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Polybridge Season 3: Ecosystem effects of polychaete-assisted sand filters

Palmer, P. J., Wang, S., Mann, D. and Nash, W. J. (2018) Polybridge Season 3: Ecosystem effects of polychaete-assisted sand filters. Technical Report. Queensland Government, Brisbane.

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Abstract

This study is an extension of research undertaken in the first two seasons of the Polybridge Project (2013-2016: for results see Palmer et al., 2016), which sought to investigate operational aspects of polychaete-assisted sand filters (PASF) when deployed for scaled prawn farm recirculation at the Bribie Island Research Centre (BIRC). The aims of the present work were to assess its functionality with increased organic loading rates provided by higher prawn stocking densities than previously trialled, and to assess the ecological effects on this integrated farming system when using PASF to initially fill ponds for a range of biosecurity purposes.
Using prawn postlarval stocking densities in excess of 44 m-2, prawn production of up to 12 tonnes ha-1 was achieved without discharge of any wastewater during the production season (2015-16). However, the average production for the two ponds was 9.4 tonnes ha-1, which was lower than in the previous season (9.9 tonnes ha-1 in 2014/15) which used a lower prawn stocking density (37.5 postlarvae m-2). The prawns and worms produced were again healthy and of high commercial quality and value, but slower prawn growth (particularly after 140 d) and lower worm survival limited overall production in the fully-recirculated system. There were also several concerning aspects to this closed-system approach that need to be highlighted. Firstly, nutrient levels in the pond waters rose to particularly high levels, and some of the more toxic parameters, such as ammonia, reached critical levels that could be considered dangerous for routine prawn culture operations. Worm production in the PASF beds also suffered from the very rich wastewaters in the integrated system, and the capacity of PASF to filter water via percolation was limited by excessive sand clogging and a build-up of organic matter on the upper surface of the sand beds. The resultant excessive anoxic conditions created in the sand beds appeared to reduce worm productivity which, in turn, reduced their sand cleansing actions, for an overall lower functionality in terms of nutrient (and particularly nitrogen) removal rates.
Alternatively, within the confines of the overall study, there were no significant deleterious effects on worm production or nutrient removal efficacies from using the PASF beds to initially fill the prawn production pond. The apparent effect of this on pond plankton communities was: 1) to slow the development of copepod populations; and 2) change the assemblage of algal species in the first few weeks after filling. This slower development of natural feed organisms in the PASF-filled pond may have provided lower survival of the particularly-young (PL 13) prawn seedstock used to stock the pond. Importantly however, there may be several potential remedies to this issue. These include management for a longer period for bloom development after fill and before stocking, and assuming a greater reliance on artificial feeds more suited to small prawns. As expected, this pond-fill strategy appeared to beneficially help exclude some problematic algal species, and greatly reduced barnacle fouling, though tube worm fouling did not appear overly affected.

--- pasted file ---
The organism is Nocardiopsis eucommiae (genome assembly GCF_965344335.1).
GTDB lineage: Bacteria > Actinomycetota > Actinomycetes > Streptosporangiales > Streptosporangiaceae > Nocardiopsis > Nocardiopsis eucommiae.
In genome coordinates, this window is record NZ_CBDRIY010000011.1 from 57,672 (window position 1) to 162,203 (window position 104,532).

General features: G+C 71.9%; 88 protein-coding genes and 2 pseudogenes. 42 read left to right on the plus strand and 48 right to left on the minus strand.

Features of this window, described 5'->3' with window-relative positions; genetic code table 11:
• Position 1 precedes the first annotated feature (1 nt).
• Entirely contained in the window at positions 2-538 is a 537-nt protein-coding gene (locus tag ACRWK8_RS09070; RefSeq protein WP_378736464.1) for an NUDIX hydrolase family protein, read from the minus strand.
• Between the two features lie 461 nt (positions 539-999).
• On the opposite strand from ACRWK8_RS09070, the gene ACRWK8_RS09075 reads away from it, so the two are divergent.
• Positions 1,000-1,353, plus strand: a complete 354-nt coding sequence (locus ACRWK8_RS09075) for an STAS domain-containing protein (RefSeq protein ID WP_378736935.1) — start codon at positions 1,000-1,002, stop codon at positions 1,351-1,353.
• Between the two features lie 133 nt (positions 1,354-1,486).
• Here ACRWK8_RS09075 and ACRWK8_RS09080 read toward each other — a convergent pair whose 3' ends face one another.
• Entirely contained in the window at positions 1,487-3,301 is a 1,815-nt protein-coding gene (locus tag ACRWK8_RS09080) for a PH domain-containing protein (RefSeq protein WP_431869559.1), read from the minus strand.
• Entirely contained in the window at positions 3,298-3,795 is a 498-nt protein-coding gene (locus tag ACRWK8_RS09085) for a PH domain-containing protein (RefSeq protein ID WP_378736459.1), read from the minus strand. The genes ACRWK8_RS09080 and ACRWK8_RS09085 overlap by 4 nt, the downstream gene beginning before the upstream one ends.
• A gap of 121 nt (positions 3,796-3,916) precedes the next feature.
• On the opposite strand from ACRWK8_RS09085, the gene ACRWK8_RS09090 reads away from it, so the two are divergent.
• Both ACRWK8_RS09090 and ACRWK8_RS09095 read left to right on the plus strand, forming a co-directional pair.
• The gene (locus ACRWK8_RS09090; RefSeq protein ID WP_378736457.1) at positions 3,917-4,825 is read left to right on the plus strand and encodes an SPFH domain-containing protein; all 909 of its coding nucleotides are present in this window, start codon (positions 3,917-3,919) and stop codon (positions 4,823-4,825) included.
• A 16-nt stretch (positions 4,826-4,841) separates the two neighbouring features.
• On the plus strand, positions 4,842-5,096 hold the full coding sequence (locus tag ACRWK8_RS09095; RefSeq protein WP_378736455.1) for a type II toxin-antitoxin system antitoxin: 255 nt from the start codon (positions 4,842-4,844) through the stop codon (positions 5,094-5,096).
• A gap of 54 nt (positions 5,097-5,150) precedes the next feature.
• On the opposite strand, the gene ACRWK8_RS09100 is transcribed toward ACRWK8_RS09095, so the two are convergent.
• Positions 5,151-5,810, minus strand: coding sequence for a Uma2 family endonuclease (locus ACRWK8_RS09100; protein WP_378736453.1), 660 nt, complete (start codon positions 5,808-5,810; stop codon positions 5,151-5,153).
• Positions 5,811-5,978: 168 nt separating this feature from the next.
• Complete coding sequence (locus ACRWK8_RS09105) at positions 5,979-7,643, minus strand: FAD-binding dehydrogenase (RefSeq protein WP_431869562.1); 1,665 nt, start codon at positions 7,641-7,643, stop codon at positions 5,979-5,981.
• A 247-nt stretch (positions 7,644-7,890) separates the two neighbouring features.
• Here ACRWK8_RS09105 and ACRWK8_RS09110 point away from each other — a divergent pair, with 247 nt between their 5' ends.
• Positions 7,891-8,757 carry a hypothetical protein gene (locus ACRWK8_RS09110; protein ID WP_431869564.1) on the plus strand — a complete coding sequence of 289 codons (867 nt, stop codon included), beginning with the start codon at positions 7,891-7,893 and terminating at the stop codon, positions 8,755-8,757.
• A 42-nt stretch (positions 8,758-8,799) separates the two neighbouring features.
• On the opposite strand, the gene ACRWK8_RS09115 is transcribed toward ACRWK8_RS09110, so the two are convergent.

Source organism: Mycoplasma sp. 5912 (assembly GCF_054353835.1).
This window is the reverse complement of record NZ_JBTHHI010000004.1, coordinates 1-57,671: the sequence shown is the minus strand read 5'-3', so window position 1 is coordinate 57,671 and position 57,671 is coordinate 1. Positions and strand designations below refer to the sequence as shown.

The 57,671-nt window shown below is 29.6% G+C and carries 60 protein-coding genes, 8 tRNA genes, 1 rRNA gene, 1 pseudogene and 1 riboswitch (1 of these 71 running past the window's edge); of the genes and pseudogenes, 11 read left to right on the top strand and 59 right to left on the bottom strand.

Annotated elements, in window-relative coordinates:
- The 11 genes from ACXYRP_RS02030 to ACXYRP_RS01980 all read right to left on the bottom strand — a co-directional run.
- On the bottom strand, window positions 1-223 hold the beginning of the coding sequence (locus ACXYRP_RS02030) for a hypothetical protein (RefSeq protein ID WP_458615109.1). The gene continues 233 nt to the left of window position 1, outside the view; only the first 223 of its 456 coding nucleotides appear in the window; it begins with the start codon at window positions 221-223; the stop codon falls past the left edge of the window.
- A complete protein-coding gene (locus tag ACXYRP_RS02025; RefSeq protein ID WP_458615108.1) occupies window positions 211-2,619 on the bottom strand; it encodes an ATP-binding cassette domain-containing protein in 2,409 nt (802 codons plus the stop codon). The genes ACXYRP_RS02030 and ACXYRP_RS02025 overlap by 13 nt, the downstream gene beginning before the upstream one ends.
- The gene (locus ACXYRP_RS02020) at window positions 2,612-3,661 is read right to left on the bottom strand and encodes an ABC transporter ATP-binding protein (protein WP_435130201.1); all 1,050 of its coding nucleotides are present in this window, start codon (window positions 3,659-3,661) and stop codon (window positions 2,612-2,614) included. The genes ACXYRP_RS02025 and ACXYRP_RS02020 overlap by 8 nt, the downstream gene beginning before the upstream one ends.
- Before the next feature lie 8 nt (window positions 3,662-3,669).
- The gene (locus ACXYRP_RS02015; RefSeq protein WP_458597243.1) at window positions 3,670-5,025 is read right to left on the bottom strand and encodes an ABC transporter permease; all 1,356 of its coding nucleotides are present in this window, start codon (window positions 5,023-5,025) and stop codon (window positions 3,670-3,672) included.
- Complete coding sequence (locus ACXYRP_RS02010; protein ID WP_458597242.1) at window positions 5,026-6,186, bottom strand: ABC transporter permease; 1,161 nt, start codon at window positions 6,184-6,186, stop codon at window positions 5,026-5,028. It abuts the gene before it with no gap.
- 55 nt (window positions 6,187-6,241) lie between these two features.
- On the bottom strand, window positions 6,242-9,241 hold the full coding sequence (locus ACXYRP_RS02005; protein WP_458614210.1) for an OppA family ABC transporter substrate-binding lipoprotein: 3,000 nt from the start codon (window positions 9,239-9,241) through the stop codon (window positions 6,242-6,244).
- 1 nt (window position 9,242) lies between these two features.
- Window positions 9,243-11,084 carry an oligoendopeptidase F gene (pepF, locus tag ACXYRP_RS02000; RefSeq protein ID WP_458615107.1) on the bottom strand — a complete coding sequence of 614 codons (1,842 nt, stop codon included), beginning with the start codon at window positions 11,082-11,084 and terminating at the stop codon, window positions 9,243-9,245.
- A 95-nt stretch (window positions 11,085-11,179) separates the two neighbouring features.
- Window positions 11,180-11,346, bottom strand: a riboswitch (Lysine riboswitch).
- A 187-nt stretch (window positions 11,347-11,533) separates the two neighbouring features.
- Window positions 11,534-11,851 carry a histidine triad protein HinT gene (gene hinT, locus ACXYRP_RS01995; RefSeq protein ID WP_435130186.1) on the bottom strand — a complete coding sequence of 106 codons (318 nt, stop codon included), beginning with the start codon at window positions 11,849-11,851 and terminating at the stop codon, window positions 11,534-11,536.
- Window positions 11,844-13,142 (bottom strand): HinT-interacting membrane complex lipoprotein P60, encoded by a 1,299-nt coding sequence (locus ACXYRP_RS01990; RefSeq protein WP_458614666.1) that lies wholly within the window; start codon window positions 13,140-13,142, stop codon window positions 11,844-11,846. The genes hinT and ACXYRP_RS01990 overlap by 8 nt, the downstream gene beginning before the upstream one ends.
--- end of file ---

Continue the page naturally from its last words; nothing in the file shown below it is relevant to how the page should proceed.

The project successfully demonstrated a third successive season of zero-water discharge from an integrated prawn/ worm production system, though ultimately, the water in ponds with some residual nutrients were discharged. The expansion of prawn farming in Australia is limited by nutrient discharge issues, and biosecurity measures are also of increasing interest to this industry. In this legacy project, polychaete-assisted sand filters are further demonstrated to hold potential for biosecurity controls whilst minimising nutrient discharge.

Item Type:Monograph (Technical Report)
Corporate Creators:Department of Agriculture and Fisheries
Business groups:Animal Science
Subjects:Aquaculture and Fisheries
Aquaculture and Fisheries > Aquaculture
Aquaculture and Fisheries > Aquaculture > Mariculture
Deposited On:01 Mar 2018 05:54
Last Modified:02 Oct 2018 23:21

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